Notes from the Past

Cuba - First Republic Issue

The first stamp issued by the then new Republic of Cuba was the 1¢ surcharge on the U. S. Bureau-printed 3¢ purple with the allegorical figure representative of "Cuba," Scott's No. 232.  This surcharge was done in Cuba.  The last U. S. issue for Cuba was the set of five stamps designs issued in 1899 under the U. S. Military administration.

U. S. Military rule ceased May 20, 1902, when American occupation came to an end.  The surcharged stamp, you will note, carries its own date, "Octubre 1902," and that was five months after the U. S. had turned over the government of the island to the newly formed Republic.  Thus the stamp itself seems to provide sufficient evidence of its status.

Counterfeits.  The Scott U. S. Catalog, in a footnote, warns of excellent forgeries of this surcharge, particularly the errors, such as inverted, double, sideways, etc.  They are very dangerous.  According to information I gathered some years ago, the actual overprinting plate used for the surcharge was stolen, and later put to press to make all kinds of "errors."  The surcharge of the originals is in a carmine but the fakes generally are in an orange red.  Since the original overprinting plate was used for the fakes other differences would be difficult to find.  Faked overprints also were printed over genuine overprints to create inverts and doubles.  The genuine errors are really very scarce stamps.  A cruder counterfeit seen shows a markedly thinner number "1," and no doubt there are other forgeries.  (Note: Please do not submit stamps for checking.)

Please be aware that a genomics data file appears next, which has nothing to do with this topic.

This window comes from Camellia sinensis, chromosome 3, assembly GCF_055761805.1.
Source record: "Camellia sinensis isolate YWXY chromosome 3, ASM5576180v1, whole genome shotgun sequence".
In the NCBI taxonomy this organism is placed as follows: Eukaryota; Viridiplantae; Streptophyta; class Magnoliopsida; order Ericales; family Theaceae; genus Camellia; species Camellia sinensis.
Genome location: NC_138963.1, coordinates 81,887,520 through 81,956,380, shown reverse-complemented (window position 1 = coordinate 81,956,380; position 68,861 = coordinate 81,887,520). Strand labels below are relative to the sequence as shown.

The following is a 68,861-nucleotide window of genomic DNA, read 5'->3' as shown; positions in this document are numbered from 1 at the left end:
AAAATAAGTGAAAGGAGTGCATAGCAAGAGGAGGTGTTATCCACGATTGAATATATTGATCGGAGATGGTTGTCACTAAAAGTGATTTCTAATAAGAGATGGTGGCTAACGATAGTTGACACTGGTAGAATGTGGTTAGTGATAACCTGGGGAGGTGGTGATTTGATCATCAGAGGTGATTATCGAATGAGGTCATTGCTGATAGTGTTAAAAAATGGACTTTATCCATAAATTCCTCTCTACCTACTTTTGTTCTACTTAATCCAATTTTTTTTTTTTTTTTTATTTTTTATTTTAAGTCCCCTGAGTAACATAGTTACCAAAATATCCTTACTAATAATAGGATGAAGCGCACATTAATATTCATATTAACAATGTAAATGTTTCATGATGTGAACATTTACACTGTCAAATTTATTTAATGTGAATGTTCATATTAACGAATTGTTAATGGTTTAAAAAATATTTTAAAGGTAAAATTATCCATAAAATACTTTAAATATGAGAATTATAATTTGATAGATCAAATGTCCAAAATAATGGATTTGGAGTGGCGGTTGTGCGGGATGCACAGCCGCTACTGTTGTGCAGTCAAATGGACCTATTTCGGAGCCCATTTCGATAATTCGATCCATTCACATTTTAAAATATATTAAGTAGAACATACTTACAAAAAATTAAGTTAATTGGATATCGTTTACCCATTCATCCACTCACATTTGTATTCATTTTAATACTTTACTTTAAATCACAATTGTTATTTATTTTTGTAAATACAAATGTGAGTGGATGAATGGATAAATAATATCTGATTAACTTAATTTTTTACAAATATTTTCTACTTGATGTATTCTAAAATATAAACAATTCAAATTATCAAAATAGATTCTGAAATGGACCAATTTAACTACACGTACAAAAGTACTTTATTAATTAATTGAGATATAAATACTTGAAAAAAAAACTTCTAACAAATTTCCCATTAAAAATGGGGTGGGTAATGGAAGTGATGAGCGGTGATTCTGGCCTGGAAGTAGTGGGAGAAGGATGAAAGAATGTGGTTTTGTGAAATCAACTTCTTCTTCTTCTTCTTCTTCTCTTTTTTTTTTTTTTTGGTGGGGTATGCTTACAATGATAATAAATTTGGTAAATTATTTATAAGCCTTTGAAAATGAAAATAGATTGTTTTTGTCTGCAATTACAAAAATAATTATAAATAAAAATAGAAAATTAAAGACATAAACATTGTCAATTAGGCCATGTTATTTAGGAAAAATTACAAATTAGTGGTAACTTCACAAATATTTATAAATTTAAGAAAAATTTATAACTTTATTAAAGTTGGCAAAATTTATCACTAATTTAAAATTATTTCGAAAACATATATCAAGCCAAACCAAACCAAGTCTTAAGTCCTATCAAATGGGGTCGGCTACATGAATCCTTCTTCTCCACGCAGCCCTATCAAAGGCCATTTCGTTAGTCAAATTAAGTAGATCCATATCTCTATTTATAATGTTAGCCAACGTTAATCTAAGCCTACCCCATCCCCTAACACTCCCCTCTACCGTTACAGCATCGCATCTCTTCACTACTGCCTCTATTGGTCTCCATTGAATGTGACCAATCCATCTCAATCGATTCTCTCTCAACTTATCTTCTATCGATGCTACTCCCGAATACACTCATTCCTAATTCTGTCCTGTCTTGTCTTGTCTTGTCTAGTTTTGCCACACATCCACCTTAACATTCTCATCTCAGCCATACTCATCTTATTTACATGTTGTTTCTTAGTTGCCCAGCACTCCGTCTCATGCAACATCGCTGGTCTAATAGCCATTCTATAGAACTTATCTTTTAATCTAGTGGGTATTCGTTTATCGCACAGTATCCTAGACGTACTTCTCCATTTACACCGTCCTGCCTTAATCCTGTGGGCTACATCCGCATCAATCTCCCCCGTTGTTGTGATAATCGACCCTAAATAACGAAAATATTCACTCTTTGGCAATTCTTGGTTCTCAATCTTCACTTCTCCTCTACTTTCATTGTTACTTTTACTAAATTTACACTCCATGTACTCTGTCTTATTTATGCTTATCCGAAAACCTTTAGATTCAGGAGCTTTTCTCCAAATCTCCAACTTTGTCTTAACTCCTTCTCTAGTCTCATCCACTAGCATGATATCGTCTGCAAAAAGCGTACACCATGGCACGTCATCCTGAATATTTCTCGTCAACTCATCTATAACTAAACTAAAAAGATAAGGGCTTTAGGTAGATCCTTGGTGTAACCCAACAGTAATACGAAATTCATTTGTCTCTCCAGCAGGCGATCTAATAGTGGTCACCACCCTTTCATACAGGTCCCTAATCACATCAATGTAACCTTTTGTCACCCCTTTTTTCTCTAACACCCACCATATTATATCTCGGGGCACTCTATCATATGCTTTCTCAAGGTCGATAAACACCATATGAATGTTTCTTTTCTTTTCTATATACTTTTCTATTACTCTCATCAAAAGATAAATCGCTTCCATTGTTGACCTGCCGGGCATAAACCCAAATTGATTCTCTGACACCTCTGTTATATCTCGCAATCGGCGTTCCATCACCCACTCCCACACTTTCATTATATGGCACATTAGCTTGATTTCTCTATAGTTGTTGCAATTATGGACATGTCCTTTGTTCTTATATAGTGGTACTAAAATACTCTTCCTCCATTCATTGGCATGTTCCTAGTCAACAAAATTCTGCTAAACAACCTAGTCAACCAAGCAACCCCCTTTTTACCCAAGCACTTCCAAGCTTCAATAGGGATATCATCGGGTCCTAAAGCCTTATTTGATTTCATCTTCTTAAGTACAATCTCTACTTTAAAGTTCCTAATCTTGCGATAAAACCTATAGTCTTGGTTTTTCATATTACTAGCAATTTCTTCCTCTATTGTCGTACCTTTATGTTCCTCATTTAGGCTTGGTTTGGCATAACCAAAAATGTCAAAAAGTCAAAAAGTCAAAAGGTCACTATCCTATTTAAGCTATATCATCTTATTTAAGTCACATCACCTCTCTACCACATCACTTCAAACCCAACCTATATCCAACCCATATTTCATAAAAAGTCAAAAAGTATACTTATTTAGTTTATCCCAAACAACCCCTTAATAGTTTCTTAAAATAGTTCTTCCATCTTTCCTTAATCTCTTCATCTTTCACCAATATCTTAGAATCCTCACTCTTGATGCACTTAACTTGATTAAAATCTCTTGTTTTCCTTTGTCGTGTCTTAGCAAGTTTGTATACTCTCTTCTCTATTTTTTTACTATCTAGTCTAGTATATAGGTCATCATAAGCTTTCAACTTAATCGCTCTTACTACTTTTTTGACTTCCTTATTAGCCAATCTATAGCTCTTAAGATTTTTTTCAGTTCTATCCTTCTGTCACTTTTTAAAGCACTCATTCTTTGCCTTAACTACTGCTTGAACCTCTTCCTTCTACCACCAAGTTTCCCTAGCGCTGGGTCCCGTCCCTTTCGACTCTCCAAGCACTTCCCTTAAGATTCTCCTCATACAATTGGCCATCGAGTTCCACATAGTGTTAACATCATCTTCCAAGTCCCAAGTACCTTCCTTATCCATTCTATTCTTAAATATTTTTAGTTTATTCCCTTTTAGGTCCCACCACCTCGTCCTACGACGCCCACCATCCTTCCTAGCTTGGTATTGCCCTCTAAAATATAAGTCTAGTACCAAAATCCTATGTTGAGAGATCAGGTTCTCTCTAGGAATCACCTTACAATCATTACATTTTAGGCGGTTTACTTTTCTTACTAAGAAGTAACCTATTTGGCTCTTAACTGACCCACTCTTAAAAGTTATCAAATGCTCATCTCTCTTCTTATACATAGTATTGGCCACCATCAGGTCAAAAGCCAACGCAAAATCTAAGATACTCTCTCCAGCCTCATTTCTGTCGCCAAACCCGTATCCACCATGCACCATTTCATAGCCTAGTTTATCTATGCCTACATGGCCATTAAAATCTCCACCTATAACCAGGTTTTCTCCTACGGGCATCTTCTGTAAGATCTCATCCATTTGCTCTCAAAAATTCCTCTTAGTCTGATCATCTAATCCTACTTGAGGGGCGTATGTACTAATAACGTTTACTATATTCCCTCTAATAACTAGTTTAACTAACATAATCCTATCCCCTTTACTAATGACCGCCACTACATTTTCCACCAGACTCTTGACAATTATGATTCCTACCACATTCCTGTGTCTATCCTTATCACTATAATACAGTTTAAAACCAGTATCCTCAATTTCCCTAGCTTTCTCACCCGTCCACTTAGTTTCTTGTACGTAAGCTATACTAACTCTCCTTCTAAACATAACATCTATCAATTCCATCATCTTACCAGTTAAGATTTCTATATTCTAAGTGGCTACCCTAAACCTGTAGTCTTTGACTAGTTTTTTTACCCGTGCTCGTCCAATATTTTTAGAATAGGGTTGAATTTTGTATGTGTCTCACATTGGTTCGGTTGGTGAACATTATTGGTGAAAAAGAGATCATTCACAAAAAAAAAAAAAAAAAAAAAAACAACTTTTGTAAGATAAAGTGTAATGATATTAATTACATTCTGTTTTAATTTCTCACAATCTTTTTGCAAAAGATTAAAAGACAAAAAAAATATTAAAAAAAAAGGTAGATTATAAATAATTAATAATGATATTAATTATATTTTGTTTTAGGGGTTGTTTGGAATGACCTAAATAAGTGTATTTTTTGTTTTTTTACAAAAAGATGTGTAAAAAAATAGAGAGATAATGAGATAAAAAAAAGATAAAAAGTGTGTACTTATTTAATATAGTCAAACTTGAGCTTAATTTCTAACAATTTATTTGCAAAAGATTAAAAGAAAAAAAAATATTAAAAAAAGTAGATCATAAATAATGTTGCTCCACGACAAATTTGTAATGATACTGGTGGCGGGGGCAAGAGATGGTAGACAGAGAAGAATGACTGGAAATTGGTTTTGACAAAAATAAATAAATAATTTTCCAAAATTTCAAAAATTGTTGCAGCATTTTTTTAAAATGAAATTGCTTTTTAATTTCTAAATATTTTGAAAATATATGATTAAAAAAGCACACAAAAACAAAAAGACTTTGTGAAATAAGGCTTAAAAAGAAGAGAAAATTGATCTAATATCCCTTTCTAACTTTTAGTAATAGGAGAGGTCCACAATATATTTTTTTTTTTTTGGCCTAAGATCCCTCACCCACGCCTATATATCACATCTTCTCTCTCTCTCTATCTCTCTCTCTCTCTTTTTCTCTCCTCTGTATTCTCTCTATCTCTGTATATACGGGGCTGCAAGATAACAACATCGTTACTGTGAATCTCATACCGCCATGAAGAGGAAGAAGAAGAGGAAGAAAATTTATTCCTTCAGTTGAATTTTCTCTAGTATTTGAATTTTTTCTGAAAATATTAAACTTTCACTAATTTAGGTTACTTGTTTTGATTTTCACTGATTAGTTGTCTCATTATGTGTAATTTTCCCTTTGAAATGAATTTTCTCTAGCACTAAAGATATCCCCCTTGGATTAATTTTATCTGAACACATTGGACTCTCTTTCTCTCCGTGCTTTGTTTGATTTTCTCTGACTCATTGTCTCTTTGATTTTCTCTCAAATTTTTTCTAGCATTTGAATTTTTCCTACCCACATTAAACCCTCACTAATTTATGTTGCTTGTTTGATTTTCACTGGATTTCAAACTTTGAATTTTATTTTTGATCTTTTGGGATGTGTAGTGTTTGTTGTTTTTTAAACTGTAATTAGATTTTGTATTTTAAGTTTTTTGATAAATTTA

- George B. Sloane
Sloan's Column
 January 26, 1957
Posted July 25, 2000

Index of 508 Notes from the Past

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